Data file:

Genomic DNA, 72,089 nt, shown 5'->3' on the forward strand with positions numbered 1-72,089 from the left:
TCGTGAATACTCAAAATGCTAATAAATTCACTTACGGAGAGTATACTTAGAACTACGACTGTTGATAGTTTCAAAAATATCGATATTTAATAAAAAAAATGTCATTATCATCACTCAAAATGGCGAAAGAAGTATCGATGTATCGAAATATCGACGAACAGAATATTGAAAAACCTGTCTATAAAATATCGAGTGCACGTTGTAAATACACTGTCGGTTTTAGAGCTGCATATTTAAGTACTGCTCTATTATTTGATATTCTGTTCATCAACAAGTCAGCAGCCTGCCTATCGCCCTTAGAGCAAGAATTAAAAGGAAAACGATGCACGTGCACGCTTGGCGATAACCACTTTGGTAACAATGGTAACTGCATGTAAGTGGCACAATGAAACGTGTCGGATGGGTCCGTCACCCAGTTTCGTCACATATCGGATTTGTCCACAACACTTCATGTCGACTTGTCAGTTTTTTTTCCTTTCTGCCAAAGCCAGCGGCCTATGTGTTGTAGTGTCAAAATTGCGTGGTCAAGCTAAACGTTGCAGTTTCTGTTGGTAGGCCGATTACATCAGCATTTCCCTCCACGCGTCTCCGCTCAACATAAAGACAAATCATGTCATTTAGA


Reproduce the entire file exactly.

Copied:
Genomic DNA, 72,089 nt, shown 5'->3' on the forward strand with positions numbered 1-72,089 from the left:
TCGTGAATACTCAAAATGCTAATAAATTCACTTACGGAGAGTATACTTAGAACTACGACTGTTGATAGTTTCAAAAATATCGATATTTAATAAAAAAAATGTCATTATCATCACTCAAAATGGCGAAAGAAGTATCGATGTATCGAAATATCGACGAACAGAATATTGAAAAACCTGTCTATAAAATATCGAGTGCACGTTGTAAATACACTGTCGGTTTTAGAGCTGCATATTTAAGTACTGCTCTATTATTTGATATTCTGTTCATCAACAAGTCAGCAGCCTGCCTATCGCCCTTAGAGCAAGAATTAAAAGGAAAACGATGCACGTGCACGCTTGGCGATAACCACTTTGGTAACAATGGTAACTGCATGTAAGTGGCACAATGAAACGTGTCGGATGGGTCCGTCACCCAGTTTCGTCACATATCGGATTTGTCCACAACACTTCATGTCGACTTGTCAGTTTTTTTTCCTTTCTGCCAAAGCCAGCGGCCTATGTGTTGTAGTGTCAAAATTGCGTGGTCAAGCTAAACGTTGCAGTTTCTGTTGGTAGGCCGATTACATCAGCATTTCCCTCCACGCGTCTCCGCTCAACATAAAGACAAATCATGTCATTTAGA